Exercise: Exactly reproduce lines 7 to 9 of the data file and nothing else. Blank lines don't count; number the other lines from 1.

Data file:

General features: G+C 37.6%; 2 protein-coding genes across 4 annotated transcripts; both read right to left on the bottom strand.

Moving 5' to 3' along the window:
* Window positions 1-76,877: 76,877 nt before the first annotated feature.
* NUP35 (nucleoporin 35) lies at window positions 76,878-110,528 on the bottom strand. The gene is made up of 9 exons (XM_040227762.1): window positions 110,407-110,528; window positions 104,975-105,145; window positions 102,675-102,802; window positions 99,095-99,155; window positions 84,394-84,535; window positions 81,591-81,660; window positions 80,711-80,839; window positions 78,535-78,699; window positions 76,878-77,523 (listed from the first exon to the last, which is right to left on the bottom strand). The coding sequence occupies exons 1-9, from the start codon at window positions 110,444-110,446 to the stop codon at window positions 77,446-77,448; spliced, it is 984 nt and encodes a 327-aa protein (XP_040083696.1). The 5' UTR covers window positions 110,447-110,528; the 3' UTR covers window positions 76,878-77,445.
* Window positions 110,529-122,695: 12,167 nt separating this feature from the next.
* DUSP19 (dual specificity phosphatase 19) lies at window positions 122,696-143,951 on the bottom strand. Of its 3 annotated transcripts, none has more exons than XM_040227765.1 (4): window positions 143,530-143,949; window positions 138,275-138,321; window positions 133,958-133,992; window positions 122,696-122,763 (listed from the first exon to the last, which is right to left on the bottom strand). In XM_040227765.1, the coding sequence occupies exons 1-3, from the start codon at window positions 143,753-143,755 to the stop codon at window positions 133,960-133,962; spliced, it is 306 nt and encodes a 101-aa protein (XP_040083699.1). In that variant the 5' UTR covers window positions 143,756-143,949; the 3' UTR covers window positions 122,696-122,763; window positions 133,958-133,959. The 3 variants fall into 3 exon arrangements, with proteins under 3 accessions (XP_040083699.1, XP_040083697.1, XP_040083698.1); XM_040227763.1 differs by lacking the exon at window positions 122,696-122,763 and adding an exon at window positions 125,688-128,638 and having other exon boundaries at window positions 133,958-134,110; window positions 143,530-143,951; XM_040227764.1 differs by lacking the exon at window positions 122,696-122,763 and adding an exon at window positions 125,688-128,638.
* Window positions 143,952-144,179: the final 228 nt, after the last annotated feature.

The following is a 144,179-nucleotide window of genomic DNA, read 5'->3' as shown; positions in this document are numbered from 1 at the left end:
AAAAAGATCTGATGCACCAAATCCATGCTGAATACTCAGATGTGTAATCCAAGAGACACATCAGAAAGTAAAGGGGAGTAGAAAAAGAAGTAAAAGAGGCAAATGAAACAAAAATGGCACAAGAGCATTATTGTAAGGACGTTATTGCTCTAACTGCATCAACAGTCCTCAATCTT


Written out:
* Window positions 143,952-144,179: the final 228 nt, after the last annotated feature.

The following is a 144,179-nucleotide window of genomic DNA, read 5'->3' as shown; positions in this document are numbered from 1 at the left end:
AAAAAGATCTGATGCACCAAATCCATGCTGAATACTCAGATGTGTAATCCAAGAGACACATCAGAAAGTAAAGGGGAGTAGAAAAAGAAGTAAAAGAGGCAAATGAAACAAAAATGGCACAAGAGCATTATTGTAAGGACGTTATTGCTCTAACTGCATCAACAGTCCTCAATCTT